Explore the development of the United States with this collection of articles about American history. Topics in this section include the American Revolution, the gold rush and the expansion of the West.
When you think of the California Gold Rush, you probably think a lot of people made millions off that gold, right? Some did, but it wasn't from panning for it.
The U.S. Capitol is one of the most architecturally impressive buildings in the world. And how its design was chosen is quite a story.
Why not the Big Kumquat or the Big Banana? New York's fruity moniker actually had its beginnings in the sports pages and jazz clubs of the 1920s.
Most Americans can at least recite the phrase about "life, liberty and the pursuit of happiness." But what else is inside this document? And what was left out?
It's been 100 years since the 19th Amendment to the Constitution was ratified. Why did it take so long for women to get the right to vote in the United States?
The Boston Massacre didn't start the American Revolution. But the events that unfolded on March 5, 1770, helped cement the idea that the relationship between England and its colonies was permanently broken.
Lots of U.S. states have nicknames, but Missouri's flinty moniker arguably is one of the best.
What makes the American Revolution stand out in world history? Was it the introduction of guerrilla warfare or its stage outside the borders of its parent nation? All those were noteworthy, but the real revolution was what the Revolution created.
After the Civil War, the United States was still a country divided. And the history of a monumental piece of artwork that resides in Atlanta shows how even art was used to rewrite the narrative of the war.
The early American philosophy known as Manifest Destiny was a doctrine that espoused that God wanted Americans to take over the continent.
Back in the early 1970s, two college coeds had the idea to create bracelets for sale to the public as a means of keeping imprisoned U.S. soldiers alive in the hearts and minds of the public. This is the story.
Hundreds were killed in the infamous 1942 Cocoanut Grove fire in Boston. But from the tragedy came advancements in everything from building codes and medical treatments that are still in place today worldwide.
The first framework for the government of the United States was the Articles of Confederation, written in 1777 and ratified in 1781, which set up a relatively weak central government without federal courts or even the power to levy taxes.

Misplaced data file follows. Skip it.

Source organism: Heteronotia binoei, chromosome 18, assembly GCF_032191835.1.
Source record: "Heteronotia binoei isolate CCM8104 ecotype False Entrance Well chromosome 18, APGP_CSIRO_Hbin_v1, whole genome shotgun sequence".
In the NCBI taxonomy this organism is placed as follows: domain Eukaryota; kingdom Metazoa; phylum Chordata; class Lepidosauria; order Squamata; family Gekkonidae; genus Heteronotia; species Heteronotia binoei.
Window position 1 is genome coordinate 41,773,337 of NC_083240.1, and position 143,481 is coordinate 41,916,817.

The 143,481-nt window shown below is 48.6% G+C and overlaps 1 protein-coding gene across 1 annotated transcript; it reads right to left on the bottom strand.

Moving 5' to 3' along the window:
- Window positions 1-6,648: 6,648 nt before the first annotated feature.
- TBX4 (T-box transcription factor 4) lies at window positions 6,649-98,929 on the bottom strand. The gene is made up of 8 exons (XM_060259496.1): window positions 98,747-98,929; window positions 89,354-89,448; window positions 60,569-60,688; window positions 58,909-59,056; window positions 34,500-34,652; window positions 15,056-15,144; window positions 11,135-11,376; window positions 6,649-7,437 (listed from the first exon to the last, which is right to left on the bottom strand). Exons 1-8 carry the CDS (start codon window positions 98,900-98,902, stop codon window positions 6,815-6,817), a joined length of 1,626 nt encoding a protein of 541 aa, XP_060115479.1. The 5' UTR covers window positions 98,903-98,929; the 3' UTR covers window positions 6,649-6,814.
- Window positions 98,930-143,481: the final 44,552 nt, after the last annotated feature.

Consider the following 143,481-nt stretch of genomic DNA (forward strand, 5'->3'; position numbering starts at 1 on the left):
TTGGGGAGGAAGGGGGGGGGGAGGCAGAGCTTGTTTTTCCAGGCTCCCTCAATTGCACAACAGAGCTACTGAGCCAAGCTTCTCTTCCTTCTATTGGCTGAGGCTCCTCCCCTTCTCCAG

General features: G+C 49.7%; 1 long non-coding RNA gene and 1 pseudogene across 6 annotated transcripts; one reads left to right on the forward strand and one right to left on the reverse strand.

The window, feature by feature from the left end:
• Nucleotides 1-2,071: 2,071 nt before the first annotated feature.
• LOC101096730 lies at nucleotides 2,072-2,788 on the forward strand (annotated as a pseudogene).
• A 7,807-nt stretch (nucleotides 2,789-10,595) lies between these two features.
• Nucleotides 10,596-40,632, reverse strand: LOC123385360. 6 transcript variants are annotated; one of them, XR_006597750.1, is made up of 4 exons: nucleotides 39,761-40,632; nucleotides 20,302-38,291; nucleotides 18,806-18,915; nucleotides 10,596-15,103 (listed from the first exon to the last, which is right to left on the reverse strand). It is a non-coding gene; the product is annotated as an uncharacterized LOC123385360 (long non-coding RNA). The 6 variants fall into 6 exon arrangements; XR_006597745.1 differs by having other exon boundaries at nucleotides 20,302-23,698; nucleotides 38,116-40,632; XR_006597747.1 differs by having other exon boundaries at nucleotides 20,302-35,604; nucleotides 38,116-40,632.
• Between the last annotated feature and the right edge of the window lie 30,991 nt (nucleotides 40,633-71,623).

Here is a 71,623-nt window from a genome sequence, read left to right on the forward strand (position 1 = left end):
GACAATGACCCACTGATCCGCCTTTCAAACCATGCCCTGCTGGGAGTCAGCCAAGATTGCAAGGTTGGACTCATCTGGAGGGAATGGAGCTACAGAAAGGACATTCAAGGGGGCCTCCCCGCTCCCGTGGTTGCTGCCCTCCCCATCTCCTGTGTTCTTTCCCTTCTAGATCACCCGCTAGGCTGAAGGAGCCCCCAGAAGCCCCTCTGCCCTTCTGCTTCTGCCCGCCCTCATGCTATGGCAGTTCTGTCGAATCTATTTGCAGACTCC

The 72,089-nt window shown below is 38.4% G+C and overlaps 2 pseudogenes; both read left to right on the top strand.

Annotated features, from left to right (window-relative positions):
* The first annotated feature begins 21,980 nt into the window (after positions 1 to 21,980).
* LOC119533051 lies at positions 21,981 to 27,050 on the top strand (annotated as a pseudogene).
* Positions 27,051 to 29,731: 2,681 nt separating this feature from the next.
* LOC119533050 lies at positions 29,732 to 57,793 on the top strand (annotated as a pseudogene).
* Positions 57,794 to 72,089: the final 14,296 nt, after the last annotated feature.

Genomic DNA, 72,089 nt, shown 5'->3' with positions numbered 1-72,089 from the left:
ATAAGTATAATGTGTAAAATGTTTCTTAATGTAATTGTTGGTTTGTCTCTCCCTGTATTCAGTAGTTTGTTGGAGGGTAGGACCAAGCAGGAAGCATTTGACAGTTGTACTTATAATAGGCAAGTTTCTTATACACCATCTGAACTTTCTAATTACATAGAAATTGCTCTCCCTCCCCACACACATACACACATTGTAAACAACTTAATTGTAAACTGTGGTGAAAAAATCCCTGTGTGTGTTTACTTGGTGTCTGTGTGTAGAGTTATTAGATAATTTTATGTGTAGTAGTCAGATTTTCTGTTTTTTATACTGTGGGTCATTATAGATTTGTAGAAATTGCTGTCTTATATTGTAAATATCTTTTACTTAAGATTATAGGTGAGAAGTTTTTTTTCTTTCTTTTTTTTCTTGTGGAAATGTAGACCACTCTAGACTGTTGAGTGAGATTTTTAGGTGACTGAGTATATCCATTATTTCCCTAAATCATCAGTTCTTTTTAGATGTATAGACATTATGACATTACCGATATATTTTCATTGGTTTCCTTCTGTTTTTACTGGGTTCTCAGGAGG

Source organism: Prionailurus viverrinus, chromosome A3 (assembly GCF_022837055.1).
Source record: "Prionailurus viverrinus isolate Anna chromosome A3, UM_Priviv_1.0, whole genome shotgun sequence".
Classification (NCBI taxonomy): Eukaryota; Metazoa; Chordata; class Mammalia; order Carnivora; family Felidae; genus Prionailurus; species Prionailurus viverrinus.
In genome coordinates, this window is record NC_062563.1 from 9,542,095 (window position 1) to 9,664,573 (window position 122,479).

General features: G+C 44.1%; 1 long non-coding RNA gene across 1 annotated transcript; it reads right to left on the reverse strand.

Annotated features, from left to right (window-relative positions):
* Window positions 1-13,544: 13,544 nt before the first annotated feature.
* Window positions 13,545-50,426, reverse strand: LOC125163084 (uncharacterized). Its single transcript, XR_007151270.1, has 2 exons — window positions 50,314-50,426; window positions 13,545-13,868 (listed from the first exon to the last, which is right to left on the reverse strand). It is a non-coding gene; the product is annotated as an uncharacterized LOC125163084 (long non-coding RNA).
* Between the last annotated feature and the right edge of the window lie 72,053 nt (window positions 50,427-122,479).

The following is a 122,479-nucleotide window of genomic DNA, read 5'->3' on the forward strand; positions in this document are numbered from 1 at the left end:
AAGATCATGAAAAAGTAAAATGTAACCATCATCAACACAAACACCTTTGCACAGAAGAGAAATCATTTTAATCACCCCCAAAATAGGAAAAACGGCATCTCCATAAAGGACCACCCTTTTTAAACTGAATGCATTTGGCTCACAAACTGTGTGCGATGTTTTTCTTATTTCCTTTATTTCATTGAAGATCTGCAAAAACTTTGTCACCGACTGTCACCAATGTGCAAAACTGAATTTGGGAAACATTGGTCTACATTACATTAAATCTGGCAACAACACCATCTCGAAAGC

Jim Crow was about much more than laws enacted to suppress blacks. It was about a system involving politics, economics, social and cultural practices. And while the laws may be dead, Jim Crow is not.
It's hard to sum up something as big as a state in just a few words, but that doesn't stop them from trying! What does it mean to be from the 'Show-Me' state or to be a Sooner? Find out how vast your state nickname knowledge is with our quiz!
This infamous gun battle in Tombstone, Arizona lasted just 30 seconds. But its legend, and America's obsession, has endured for more than a decade.
The African American servicemen known as "Buffalo Soldiers" are the subjects of both history and legend, but what is truth and what is lore?
Hundreds of thousands of emigrants traveled the 2,170-mile Oregon Trail in search of a better life. And thousands of them were injured — and even died — on the journey along the way.
Devil's Den was the site of the bloodiest battle of the American Civil War. Not surprisingly, it's rumored to be haunted with the ghosts of many dead soldiers.
There are 50 states in the U.S., but there have been many proposals over the years to add more.
The Great Depression may seem like ancient history, but many of the factors that contributed to it still pose economic risks today.
The saying is really true. Texas is big. And so is everything in it.
Frederick Douglass' pivotal 19th century abolitionist newspaper has been relaunched for a 21st century audience.
Before the 1964 Civil Rights Act and even after it, the tradition of the "great American road trip" was very different for families of color.
Yep – there is a hidden space behind those famous presidential faces.
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